National defense strategy stresses need for an agile cyber force
- By Lauren C. Williams
- Jan 23, 2018
The unclassified summary of the national defense strategy highlights the Defense Department's intent to integrate cyber operations through acquisition reform and investment in tech capabilities and infrastructure. But the 14-page document, released as the same day the stopgap measure funding the federal government expired leading to a shutdown, omits mention of the role an elevated U.S. Cyber Command, split from the National Security Agency, would play.
Elevating Cyber Command to a full, unified combatant command was part of a mandate in the 2017 defense spending bill and announced by President Donald Trump in August. The move spins it from under the National Security Agency but requests the Pentagon and White House leaders to determine how the agencies should be organized on the cyber front.
"In cyber, what we are going to do is reorganize. I told you we're reorganizing the department to a degree. You're going to see reorganization of the fundamental organizations. The U.S. Cyber Command and the National Security Agency -- they will be organized along different lines," said Defense Secretary Jim Mattis, who discussed the strategy at an event at the Johns Hopkins School for Advanced International Studies.
In August 2017, when the elevation of CyberCom was announced, the dual-hat arrangement remained in place. Reports of the coming retirement of Adm. Mike Rogers, who heads CyberCom and NSA have revived talk of an end to the dual-hatted command arrangement, but details on the departmental reorganization referred to by Mattis in his remarks were not reflected in the strategy.
"I thought the fact that they didn't include dual-hat conversation was interesting. I think it remains an area of disagreement within the department," said William Carter, deputy director and technology policy fellow for the Center for Strategic and International Studies.
Mattis said that the DOD would be prioritizing education, training, recruiting and mission statements, "so that the reorganized forces can work together." But just what that reorganization looks like is still an unknown.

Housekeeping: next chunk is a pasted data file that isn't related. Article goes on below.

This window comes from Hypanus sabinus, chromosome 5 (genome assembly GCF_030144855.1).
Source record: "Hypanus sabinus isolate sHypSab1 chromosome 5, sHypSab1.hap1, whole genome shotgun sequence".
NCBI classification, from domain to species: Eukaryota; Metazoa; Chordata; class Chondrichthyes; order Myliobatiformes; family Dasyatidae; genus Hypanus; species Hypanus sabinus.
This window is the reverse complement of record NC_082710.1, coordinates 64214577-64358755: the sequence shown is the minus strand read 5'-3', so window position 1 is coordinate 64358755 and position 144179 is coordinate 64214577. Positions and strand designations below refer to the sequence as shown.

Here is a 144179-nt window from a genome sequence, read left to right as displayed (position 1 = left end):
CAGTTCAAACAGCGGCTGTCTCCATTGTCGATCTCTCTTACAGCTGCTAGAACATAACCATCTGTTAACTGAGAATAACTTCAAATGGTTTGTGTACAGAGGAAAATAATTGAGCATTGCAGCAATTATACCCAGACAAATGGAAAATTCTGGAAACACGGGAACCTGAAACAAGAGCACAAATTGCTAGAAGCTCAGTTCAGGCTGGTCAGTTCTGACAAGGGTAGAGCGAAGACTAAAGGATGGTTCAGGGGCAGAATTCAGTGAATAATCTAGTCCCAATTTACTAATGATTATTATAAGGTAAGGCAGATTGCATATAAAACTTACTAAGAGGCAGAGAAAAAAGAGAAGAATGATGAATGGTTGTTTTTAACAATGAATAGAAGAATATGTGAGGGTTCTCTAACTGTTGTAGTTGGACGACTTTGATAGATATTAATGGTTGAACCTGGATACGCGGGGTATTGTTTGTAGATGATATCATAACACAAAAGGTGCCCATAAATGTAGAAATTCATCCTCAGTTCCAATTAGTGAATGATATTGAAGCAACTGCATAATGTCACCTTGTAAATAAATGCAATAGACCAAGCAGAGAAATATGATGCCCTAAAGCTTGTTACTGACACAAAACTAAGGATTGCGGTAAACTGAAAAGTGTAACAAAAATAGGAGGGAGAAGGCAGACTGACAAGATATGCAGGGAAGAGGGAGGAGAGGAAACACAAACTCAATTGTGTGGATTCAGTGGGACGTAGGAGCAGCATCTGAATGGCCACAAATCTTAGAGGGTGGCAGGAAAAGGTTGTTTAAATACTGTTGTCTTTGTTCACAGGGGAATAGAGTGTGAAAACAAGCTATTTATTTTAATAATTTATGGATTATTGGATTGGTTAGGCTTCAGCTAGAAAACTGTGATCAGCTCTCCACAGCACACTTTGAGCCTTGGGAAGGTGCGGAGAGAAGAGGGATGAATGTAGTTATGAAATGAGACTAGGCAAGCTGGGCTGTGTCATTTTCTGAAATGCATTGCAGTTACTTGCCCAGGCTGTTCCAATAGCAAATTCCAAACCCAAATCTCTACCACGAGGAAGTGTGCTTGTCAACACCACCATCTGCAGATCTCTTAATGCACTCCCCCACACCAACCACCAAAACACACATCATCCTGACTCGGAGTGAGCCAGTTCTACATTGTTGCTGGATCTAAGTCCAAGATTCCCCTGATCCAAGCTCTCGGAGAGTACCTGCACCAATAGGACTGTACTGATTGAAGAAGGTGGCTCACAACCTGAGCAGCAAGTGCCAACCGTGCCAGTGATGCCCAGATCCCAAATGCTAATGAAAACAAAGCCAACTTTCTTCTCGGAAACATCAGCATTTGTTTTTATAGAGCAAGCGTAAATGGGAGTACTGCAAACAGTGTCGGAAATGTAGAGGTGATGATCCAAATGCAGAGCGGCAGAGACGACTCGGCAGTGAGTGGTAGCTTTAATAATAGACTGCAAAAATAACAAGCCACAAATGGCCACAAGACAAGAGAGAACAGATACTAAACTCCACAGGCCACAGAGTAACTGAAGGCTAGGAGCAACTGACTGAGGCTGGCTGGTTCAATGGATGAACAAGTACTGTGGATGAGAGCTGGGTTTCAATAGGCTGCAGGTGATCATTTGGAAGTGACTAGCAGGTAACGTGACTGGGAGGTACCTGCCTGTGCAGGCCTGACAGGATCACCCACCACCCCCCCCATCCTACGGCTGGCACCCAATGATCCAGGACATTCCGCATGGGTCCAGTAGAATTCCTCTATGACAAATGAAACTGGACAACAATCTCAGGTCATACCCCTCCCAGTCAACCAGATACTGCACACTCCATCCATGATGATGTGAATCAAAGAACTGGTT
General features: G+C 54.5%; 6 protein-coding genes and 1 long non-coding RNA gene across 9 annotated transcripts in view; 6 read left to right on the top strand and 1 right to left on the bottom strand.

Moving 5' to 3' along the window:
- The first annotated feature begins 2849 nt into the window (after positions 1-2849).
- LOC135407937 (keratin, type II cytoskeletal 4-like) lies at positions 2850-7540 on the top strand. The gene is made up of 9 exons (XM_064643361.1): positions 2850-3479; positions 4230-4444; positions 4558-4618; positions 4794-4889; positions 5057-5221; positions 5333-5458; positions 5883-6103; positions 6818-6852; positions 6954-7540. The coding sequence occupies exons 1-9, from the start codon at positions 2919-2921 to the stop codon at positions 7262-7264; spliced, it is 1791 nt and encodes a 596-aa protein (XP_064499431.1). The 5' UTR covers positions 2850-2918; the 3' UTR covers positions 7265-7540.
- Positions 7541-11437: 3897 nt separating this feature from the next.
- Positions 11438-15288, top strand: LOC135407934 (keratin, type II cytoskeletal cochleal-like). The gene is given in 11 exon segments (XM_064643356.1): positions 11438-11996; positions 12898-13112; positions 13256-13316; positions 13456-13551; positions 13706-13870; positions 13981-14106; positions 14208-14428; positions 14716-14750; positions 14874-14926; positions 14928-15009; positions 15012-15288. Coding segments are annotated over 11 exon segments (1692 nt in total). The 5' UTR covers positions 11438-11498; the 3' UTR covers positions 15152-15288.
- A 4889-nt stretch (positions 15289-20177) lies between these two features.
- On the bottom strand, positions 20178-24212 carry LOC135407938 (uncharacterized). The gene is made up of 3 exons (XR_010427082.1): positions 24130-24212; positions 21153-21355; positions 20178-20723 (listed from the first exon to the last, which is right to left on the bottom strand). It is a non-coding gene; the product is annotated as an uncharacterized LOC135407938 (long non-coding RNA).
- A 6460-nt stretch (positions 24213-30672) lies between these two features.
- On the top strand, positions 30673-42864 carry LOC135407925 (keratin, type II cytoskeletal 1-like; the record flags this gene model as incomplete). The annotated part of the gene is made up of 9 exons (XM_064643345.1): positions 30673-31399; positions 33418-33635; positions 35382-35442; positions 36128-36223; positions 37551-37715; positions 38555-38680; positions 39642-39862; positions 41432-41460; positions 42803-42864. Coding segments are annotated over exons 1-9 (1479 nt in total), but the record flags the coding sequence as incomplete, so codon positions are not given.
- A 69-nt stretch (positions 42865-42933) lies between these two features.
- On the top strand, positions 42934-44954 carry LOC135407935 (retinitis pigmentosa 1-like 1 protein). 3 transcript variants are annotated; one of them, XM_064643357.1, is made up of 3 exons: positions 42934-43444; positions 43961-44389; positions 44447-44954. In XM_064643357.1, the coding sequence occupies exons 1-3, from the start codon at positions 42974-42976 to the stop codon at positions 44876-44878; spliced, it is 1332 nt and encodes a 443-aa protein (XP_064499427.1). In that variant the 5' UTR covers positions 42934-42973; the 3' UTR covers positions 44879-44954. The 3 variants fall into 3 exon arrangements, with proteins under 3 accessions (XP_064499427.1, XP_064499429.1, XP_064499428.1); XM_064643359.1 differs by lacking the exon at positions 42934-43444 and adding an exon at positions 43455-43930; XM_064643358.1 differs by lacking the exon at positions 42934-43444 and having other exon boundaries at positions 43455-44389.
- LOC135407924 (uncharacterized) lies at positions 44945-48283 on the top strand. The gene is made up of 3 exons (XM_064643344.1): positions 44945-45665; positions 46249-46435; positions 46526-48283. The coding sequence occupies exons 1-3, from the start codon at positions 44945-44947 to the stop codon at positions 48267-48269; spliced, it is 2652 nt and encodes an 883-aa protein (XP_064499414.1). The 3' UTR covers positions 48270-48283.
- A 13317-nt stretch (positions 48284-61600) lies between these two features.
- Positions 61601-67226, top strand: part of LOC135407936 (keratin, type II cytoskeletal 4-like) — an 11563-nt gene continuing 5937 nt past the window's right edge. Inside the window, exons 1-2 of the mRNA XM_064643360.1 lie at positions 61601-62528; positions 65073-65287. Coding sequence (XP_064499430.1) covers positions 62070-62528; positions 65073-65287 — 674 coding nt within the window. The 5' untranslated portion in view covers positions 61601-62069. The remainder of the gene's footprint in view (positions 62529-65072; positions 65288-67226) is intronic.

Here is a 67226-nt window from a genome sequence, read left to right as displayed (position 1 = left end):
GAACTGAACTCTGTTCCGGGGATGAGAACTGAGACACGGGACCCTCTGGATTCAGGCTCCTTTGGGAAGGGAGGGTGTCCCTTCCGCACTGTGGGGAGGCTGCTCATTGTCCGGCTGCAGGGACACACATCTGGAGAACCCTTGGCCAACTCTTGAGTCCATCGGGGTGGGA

"It's a real challenge because the nature of computer network operations is stealthy and the skillsets are rare and de-confliction is hard," said Kenneth Geers, senior fellow at the Atlantic Council and the North Atlantic Treaty Organization, who specializes in signals intelligence and cyber intelligence.
"Logically, you would like NSA and Cyber Command to have a different space in which to operate but the problem is cyberspace is all around us all the time and it's inherently international. We're on each other's servers all the time," Geers said, adding it's "hard to draw lines" when there are roles for disparate entities including offensive and defensive cyber operations, counter intelligence and law enforcement.
"What I want to see from this administration is the next level of specificity on how they're going to do the things they've set out to do," said Trevor Rudolph, a cybersecurity fellow at the New America Foundation and senior advisor at SecureInsights in Washington, D.C.
The defense strategy states the Defense Department will invest in and "prioritize capabilities to gain and exploit information, deny competitors those same advantages, and enable us to provide attribution while defending against and holding accountable state or non-state actors during cyberattacks."
Maintaining consistency about attribution and retaliation could prove difficult in practice.
"This is, in part, messaging to our adversaries that we're putting out the threat of attribution in a very serious way," Rudolph said. "My concern is misattribution. That's specifically why we never officially attributed the Office of Personnel Management hacks to China. We don't want to blame other nation states of something that we could potentially do ourselves down the road," he said.
Lauren C. Williams is a staff writer at FCW covering defense and cybersecurity.
Prior to joining FCW, Williams was the tech reporter for ThinkProgress, where she covered everything from internet culture to national security issues. In past positions, Williams covered health care, politics and crime for various publications, including The Seattle Times.
Williams graduated with a master's in journalism from the University of Maryland, College Park and a bachelor's in dietetics from the University of Delaware. She can be contacted at firstname.lastname@example.org, or follow her on Twitter @lalaurenista.
Click here for previous articles by Wiliams.